February 12, 2016

The Big Threat in Aviation: Politicians in the Cockpit

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By: Phil Derner Jr.
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Photo by DAVID ILIFF. License: CC-BY-SA 3.0
Photo by DAVID ILIFF. License: CC-BY-SA 3.0
The news was abuzz yesterday with coverage of Rep. Steve Cohen, D-Tenn., and his proposal of federal legislation that would set minimum seat size requirements on airline flights. Due to its impractically — and what was a poorly researched topic on his part — the concept was thankfully shot down by the U.S. House of Representatives.

Regardless of the proposal’s outcome, Cohen will look like a hero to his constituents, as though he is really looking out for them. His loss on the floor is still a social win in his district and, though I don’t know him personally and cannot see inside his head to know his true intention, I’ll bet that was his plan all along.

I’m tempted to say, “Beating up on the airlines is the new black,” but the entire aviation industry has had to deal with these type of useless ideas for decades. Aviation has become a cookie jar filled with votes that politicians on either side of the aisle can reach into whenever they want so that they can look like they are truly for the people. Unfortunately, the only real victims in this are those very voters.

Airlines operate in an intricate, scientifically complicated environment, and it is understandable that the traveling public is unaware of all of the inner workings of the airline industry. Sadly, we have many politicians that prey on this naiveté by proposing legislation that makes little sense in real-world application within the industry — unbeknownst to trusting voters who think they are being looked out for. A majority of the proposed regulations pertain to customer service issues, but setting federal mandates for these concerns only serves to further complicate an already over-regulated industry. I don’t see Cohen also proposing how much meat Subway puts on their sandwiches, nor do I see Senator Charles Schumer, D-New York, demanding a limit to the amount of advertising allowed in magazines to maintain reader experience. So why take aim at the airline industry? Because it is an easy target, and the public, unfortunately, doesn’t realize that they are being jerked around.

It’s simply a game of tug-of-war. And voters don’t even realize that they’re the rope.

While some politicians are busy playing customer advocate, others are complaining about the slow speed at which technological advancements, such as NextGen, are being implemented. Take, for example, the Aviation Innovation, Reform, and Reauthorization Act, proposed by House Transportation Chairman Bill Shuster, R-Pa. The AIRR Act is a six-year FAA-reauthorization bill that will attempt to strip air traffic control from the FAA and place it under the authority of an independent board that would be controlled by the airline industry. This proposition came on the heels of complaints that the aviation industry has not modernized its computer systems quickly enough.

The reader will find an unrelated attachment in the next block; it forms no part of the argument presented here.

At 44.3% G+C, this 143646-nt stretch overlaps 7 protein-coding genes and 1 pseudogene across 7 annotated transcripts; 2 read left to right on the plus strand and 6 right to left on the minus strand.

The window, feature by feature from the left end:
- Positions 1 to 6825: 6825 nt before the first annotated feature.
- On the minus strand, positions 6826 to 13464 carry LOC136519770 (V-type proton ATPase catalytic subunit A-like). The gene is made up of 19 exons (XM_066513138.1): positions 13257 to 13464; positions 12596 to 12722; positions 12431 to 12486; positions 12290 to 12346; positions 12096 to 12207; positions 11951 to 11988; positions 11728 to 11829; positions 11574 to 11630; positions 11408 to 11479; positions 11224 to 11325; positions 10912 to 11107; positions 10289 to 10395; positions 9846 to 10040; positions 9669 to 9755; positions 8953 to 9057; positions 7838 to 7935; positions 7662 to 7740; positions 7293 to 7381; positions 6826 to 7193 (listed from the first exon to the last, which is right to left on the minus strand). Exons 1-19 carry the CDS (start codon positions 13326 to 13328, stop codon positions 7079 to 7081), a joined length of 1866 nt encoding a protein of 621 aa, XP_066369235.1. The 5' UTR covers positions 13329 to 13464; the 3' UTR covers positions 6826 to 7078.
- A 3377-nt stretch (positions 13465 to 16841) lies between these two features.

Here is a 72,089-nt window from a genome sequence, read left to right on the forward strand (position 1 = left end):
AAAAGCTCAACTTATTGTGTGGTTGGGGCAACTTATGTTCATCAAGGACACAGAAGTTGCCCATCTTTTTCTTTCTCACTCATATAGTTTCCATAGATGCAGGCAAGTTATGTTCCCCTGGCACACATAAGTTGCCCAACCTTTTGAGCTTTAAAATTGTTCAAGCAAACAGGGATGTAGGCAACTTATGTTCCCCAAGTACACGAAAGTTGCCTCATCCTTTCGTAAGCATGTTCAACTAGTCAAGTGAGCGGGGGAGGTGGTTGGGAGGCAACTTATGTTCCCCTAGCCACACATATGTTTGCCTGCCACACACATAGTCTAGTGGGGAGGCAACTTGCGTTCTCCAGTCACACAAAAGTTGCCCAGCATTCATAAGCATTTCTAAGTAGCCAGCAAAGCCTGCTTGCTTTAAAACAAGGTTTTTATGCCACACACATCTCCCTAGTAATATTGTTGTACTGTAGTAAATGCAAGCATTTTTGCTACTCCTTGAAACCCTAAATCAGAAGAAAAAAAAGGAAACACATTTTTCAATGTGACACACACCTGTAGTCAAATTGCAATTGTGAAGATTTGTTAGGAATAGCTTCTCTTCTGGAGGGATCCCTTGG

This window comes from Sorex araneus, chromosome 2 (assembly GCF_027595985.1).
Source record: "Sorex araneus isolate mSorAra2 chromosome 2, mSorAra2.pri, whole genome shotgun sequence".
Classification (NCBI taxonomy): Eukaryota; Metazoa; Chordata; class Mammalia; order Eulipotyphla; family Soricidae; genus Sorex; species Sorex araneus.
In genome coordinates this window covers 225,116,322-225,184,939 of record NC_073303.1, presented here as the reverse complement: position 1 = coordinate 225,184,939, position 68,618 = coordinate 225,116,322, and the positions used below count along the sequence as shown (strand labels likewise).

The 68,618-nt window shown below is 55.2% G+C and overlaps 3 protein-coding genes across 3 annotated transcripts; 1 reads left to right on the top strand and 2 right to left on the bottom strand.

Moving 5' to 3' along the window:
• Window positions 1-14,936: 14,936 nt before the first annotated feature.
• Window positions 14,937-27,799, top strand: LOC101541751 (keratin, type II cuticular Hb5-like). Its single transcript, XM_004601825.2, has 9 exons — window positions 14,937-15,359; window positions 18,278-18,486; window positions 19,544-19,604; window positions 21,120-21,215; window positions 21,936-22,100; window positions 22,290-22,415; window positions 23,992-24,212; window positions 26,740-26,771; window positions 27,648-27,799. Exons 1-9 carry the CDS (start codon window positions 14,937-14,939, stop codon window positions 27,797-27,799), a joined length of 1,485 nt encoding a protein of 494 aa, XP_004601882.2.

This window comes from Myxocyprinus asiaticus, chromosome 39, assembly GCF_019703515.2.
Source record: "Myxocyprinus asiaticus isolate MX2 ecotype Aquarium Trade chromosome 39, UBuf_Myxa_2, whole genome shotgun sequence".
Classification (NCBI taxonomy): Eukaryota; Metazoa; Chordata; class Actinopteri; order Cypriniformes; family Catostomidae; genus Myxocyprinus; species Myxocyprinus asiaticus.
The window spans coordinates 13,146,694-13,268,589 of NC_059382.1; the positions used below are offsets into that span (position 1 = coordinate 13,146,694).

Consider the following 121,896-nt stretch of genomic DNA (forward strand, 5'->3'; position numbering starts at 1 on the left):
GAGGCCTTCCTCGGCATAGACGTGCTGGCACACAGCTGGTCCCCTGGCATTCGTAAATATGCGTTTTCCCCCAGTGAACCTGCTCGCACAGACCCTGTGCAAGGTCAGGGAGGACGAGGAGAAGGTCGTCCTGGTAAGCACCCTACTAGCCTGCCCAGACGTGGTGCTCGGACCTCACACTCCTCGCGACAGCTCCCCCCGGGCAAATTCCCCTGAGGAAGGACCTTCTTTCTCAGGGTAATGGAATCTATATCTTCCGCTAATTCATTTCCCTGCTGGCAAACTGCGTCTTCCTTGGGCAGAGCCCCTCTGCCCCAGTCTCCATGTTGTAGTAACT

Meanwhile they themselves and their fellow party members (such as Sen. Ted Cruz, R-Texas) are the very ones that have been shooting down the FAA’s budget proposals for years. I’m not necessarily saying privatization is a bad thing, but it wouldn’t even be a topic of discussion if Republications and Democrats were not themselves perpetrators of the problem to begin with.

Is Senator Schumer rated to fly that?

Is Senator Schumer rated to fly that?

So why does the industry have to endure this turmoil? Because of political posturing. Republicans and Democrats have been shooting down the FAA’s budget proposals for years. And now they can use the issue of funding to push a very specific agenda: privatization. It’s simply a game of tug-of-war. And voters don’t even realize that they’re the rope.

When it comes to Cohen’s seat-size proposal, implementation would only have lead to higher fares and complication in what is currently an incredibly successful safety culture. In turn, these effects would give politicians yet another reason to get on their soapbox and further bash the industry in a never-ending, vicious cycle.

Air fares are the result of market factors. Aviation safety is built on lessons learned in crash investigations, subsequent regulation from administrators, and the continuous training and professionalism of industry employees, not by political intervention. The elected officials that truly are looking out for you are the ones that show trust in the very administrators that they put into place, and who champion the ideas and budgets that come from those knowledgeable and aware minds. Lying to voters about what’s going on behind the curtain hinders the efforts of hundreds of thousands of aviation workers, while the only thing truly being veiled from the public are reelection aspirations.

Phil Derner founded NYCAviation in 2003. A lifetime aviation enthusiast that grew up across the water from La Guardia Airport, Phil has airline experience as a Loadmaster, Operations Controller and Flight Dispatcher. He currently runs NYCAviation and performs duties as an aviation expert for the media. You can reach him by email or follow him on Twitter.

  • Reagan Costa

    Great read! Politics oh politics. I have never heard the quote before”Its simply a game of tug-of-war…” I love/hate that its so true. I have just made arrangements with family in Oregon to attend flight school. I have heard great things about I am excited and worried for what the future of flying offers. I find myself getting too hung up on what may come which slows down my progress in the NOW. It always amazes me how a new politician comes along and want to make their mark or reinvent the wheel. Good luck to us all and stay educated to the not too bright in power don’t lower our quality of life!